Publication Type:Conference Paper
Source:Proceedings of the WebNet Conference on the WWW, Internet and Intranet (1998)
Keywords:artificial intelligence, information retrieval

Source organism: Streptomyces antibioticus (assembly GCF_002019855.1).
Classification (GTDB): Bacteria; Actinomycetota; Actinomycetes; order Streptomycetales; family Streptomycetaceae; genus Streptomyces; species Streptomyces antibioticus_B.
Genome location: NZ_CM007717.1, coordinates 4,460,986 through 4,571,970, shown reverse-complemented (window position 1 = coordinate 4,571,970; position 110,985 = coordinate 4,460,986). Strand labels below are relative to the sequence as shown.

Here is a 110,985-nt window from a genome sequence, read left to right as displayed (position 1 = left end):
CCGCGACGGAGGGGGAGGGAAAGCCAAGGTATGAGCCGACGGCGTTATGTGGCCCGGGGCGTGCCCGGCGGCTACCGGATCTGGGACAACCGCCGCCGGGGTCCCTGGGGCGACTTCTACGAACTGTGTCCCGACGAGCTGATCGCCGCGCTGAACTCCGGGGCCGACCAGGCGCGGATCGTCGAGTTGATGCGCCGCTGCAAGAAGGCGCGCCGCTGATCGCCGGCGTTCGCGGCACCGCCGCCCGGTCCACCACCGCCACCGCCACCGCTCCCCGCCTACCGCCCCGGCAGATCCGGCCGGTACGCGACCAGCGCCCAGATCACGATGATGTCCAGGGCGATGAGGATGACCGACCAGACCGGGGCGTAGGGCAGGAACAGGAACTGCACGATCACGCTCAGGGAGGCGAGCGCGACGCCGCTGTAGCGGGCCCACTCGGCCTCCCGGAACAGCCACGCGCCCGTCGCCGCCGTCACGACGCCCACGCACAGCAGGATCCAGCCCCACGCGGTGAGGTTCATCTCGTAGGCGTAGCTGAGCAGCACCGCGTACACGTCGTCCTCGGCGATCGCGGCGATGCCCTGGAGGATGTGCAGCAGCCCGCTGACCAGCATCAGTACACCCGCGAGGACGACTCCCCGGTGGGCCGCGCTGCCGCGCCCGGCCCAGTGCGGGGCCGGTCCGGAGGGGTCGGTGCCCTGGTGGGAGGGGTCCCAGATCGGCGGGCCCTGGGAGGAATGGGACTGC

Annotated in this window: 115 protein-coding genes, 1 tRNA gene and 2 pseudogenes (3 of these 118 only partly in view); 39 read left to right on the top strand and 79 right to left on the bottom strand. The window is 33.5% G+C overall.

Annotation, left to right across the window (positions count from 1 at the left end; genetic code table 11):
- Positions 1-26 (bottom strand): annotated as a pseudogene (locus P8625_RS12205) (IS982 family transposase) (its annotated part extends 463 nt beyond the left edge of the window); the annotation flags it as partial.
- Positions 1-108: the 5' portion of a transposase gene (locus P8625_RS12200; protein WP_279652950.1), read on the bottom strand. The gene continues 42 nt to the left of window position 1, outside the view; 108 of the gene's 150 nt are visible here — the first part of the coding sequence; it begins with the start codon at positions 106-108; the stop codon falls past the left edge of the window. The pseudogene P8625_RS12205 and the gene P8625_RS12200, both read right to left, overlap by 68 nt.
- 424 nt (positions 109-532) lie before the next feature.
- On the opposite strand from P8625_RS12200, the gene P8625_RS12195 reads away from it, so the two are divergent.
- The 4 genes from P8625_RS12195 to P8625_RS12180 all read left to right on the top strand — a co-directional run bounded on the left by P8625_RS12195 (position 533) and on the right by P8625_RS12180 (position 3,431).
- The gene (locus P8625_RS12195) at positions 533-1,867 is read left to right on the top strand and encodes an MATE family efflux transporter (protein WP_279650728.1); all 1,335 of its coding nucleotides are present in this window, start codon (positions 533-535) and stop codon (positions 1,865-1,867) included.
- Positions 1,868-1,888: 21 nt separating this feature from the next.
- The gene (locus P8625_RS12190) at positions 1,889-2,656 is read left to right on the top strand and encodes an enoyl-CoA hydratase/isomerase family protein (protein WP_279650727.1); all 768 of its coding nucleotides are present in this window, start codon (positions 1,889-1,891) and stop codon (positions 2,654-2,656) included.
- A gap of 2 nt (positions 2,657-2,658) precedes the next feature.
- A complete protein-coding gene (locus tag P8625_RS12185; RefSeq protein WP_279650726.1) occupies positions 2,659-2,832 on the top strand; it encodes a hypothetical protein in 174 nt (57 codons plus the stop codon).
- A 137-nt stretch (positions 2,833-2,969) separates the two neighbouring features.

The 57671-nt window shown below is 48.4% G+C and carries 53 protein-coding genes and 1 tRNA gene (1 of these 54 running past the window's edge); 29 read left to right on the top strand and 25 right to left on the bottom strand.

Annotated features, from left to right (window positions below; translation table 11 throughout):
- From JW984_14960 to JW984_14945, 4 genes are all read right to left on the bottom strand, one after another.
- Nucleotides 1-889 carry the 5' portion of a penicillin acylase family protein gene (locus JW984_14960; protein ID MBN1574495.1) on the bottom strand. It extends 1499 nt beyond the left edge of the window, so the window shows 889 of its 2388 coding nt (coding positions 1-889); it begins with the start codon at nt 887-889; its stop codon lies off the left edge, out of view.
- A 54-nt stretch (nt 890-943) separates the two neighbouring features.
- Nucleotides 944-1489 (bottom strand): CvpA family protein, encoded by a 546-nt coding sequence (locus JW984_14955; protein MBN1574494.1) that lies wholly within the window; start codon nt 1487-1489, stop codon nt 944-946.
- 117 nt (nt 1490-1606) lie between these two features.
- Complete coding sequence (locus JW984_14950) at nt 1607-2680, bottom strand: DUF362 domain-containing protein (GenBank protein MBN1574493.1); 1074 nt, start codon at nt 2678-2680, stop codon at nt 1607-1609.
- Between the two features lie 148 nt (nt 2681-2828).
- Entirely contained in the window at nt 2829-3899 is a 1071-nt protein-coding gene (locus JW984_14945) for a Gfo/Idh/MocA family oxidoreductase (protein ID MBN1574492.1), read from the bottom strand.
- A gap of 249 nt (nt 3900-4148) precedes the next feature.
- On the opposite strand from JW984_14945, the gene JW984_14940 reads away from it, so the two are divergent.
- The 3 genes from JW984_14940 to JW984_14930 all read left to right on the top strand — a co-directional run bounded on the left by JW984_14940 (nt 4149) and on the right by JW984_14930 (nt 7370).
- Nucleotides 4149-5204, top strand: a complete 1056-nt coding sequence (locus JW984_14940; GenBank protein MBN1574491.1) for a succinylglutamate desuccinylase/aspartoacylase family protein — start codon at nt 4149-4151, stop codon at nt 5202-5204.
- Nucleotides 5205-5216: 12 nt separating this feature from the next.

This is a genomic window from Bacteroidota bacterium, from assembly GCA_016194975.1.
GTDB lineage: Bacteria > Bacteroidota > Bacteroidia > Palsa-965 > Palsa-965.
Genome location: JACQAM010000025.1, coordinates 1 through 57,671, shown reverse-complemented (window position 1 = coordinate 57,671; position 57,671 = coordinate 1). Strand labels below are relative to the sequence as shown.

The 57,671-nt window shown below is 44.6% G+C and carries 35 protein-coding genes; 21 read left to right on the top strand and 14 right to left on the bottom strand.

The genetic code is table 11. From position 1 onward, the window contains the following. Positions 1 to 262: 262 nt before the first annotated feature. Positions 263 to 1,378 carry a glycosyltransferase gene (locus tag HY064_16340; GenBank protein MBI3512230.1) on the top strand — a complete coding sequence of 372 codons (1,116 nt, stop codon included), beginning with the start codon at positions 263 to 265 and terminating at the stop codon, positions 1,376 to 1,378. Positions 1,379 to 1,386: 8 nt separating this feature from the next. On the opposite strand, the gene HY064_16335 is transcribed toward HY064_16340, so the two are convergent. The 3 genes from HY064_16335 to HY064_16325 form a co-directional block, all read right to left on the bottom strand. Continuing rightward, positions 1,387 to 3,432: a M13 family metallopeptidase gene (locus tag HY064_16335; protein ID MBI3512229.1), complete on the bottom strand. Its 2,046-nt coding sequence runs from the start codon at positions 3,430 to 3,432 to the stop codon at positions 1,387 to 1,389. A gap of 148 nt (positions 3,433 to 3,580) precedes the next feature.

In recent years, we have experienced an explosion in the amount of information available online. Unfortunately, tools which allow users to access this information are still quite rudimentary. Users are forced to express their information needs in boolean query languages. More, results returned are often unnecessarily redundant and poor in quality. In response to the problems posed by the current state of information retrieval systems, we are working on a class of systems we call Personal Information Management Assistants (PIMAs), aimed at solving these problems. Essentially, PIMAs allow everyday applications to serve as interfaces for Internet information systems. PIMAs observe user interaction with everyday applications (such as Microsoft Word, or Netscape) and apply information-consumption scripts to anticipate a user's needs. Then they attempt automatically fulfill them by employing appropriate Internet information sources (such as AltaVista), filtering the results, and presenting them to the user. We report on the two basic processes associated with accomplishing these tasks: query generation and information filtering. Our prototype PIMA uses a heuristic term-weighting function to compose a query based on the text and structure of the active document. Then, it sends this query to an appropriate Internet information source. On the return end, it processes the results using a heuristic result similarity metric, clustering similar pages, and presenting single representatives to the user. In this paper, we report on our preliminary work on an architecture for this class of systems, and our progress implementing such a system. We exhibit two information-consumption scripts, and demonstrate several scenarios in which they apply. Finally, we present preliminary results and survey directions for future work.